Some years ago, when I got to perform Tevye in our temple’s performance of Fiddler on a Roof, I sat next to Beth Shuster, who played my wife. I said to her, “It’s a new world, Golda.” Tevye was right. The world he knew, the world he assumed would still be like his father’s world and his father’s father was utterly changing, morphing faster than he could even begin to understand it. One response to the revolutionary change was to try to avoid it, closing the windows, locking the doors, and pretending everything was just fine. But of course, it was not all fine, and would never return to the way it was.

Make no mistake. We are living in times even more revolutionary than Tevye’s experience. Thank God we are not confronted by violence and persecution. The changes are, in many cases, coming from within.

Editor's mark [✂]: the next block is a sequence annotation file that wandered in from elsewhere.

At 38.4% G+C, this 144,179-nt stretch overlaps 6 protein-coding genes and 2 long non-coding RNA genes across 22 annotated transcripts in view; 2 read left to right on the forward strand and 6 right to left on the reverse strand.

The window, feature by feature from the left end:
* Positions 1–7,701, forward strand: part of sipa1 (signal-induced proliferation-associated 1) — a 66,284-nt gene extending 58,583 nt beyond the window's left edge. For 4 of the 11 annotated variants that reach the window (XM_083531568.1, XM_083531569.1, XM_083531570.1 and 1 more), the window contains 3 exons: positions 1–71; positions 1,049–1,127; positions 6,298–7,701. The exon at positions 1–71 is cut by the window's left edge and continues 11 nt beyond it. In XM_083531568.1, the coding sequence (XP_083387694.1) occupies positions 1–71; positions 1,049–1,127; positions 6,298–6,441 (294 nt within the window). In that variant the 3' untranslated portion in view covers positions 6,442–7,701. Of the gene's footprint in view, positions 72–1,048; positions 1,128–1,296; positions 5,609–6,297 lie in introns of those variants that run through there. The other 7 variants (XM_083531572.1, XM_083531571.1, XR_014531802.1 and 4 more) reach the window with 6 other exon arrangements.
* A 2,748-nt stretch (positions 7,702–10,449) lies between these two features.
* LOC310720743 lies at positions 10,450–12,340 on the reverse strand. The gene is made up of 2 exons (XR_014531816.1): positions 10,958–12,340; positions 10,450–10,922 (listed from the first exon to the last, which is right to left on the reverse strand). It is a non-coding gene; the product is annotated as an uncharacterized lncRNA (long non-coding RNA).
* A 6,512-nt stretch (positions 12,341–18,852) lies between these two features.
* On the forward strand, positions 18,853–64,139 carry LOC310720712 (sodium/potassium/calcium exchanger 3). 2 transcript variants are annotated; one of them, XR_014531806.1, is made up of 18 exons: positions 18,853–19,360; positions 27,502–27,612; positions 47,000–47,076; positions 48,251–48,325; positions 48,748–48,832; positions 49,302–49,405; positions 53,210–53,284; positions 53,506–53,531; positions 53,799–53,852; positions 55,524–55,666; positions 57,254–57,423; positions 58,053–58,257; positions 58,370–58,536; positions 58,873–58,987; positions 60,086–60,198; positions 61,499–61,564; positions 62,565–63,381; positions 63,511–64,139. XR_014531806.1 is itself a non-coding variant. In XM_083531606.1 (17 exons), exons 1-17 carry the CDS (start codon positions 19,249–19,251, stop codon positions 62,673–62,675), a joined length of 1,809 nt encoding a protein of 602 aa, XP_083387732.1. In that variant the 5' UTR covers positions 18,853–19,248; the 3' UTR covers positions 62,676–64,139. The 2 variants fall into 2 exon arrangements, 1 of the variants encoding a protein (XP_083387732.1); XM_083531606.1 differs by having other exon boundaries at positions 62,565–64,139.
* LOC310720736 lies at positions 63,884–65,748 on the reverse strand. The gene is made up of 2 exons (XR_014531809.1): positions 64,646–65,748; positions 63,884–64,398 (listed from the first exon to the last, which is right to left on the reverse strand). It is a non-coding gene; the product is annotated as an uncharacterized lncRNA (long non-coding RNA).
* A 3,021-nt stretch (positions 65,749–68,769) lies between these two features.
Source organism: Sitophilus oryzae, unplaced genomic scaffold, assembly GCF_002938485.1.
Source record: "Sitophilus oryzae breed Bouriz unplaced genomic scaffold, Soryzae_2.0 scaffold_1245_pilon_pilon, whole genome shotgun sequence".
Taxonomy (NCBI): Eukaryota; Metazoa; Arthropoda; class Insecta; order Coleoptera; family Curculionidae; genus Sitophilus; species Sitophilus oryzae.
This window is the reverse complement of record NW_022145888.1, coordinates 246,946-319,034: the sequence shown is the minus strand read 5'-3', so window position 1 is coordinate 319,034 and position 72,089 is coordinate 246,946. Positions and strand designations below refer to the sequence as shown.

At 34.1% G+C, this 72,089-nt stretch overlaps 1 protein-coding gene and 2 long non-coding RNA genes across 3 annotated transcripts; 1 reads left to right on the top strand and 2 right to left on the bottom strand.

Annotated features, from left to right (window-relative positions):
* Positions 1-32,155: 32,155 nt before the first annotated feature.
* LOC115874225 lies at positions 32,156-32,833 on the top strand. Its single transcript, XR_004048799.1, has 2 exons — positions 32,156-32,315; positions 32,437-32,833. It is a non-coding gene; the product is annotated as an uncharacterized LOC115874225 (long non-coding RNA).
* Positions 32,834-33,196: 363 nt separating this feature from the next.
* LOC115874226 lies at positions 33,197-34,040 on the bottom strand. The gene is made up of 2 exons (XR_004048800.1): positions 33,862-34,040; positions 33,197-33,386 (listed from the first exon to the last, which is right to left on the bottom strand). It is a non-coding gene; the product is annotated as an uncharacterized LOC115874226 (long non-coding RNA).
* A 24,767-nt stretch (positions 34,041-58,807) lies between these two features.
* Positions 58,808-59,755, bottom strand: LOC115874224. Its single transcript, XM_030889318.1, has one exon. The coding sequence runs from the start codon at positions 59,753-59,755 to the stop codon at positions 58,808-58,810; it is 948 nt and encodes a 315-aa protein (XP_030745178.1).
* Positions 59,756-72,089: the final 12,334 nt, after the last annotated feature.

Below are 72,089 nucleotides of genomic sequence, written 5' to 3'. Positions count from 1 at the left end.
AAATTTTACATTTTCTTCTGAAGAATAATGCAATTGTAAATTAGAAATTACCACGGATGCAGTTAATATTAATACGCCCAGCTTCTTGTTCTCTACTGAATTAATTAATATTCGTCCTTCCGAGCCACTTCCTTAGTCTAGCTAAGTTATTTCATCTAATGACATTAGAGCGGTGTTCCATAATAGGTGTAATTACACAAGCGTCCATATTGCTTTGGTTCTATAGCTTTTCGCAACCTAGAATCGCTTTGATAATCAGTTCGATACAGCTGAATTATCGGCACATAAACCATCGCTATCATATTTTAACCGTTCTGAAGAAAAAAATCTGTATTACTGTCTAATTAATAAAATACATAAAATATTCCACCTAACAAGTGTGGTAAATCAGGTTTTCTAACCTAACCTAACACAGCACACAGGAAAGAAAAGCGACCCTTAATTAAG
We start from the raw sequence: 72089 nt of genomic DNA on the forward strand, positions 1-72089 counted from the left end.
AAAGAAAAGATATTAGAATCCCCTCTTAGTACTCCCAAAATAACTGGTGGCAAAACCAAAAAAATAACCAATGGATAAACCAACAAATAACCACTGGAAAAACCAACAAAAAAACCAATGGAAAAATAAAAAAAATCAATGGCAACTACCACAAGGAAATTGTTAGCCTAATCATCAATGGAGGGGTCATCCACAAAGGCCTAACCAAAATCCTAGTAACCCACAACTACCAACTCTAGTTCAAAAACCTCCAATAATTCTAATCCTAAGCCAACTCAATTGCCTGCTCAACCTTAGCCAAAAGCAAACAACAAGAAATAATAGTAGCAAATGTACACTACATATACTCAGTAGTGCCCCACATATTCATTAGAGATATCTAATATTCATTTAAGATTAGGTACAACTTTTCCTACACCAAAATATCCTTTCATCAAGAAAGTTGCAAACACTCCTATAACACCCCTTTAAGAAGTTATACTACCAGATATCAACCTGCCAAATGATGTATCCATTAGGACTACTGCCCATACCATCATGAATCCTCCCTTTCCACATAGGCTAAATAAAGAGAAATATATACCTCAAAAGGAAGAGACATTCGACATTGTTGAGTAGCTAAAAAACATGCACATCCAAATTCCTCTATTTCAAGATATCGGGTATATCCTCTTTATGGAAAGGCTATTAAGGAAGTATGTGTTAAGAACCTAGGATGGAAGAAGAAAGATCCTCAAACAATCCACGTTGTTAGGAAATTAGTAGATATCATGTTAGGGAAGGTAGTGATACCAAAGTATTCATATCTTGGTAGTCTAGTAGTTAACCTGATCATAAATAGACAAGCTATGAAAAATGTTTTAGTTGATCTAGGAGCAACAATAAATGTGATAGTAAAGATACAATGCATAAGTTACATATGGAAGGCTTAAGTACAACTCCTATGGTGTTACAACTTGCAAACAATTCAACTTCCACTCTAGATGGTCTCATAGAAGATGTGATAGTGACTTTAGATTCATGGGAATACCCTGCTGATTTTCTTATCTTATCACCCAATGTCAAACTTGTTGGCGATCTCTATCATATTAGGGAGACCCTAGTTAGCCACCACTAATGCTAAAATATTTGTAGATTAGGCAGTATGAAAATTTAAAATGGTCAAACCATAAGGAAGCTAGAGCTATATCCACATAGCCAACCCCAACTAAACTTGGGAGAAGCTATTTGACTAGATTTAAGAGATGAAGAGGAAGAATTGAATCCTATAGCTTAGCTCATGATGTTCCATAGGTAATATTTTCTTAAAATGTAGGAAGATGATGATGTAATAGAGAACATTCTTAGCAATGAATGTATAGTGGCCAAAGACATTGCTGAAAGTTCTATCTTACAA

Statistic #1. A study, published by the Jerusalem-based Jewish People Policy Institute, found that only 50 percent of American Jews aged 25-54 (not including the ultra-Orthodox) are currently married. Among those, close to 60 percent married non-Jews.

Statistic #2. We estimate at least 20% of the Jewish population is racially and ethnically diverse, including African, African American, Latino (Hispanic), Asian, Native American, Sephardic, Mizrahi and mixed-race Jews by heritage, adoption, and marriage.

Statistic #3. In the Greater Boston Jewish community, 37% of households (44,200) belong to a synagogue or another Jewish worship community of some type. The rate of synagogue membership in the Greater Boston area is comparable to that of the rest of the country (39%) but has declined since 2005 (42%). The number of synagogue-member households in the Greater Boston area, however, is unchanged since 2005, when it was just over 44,000.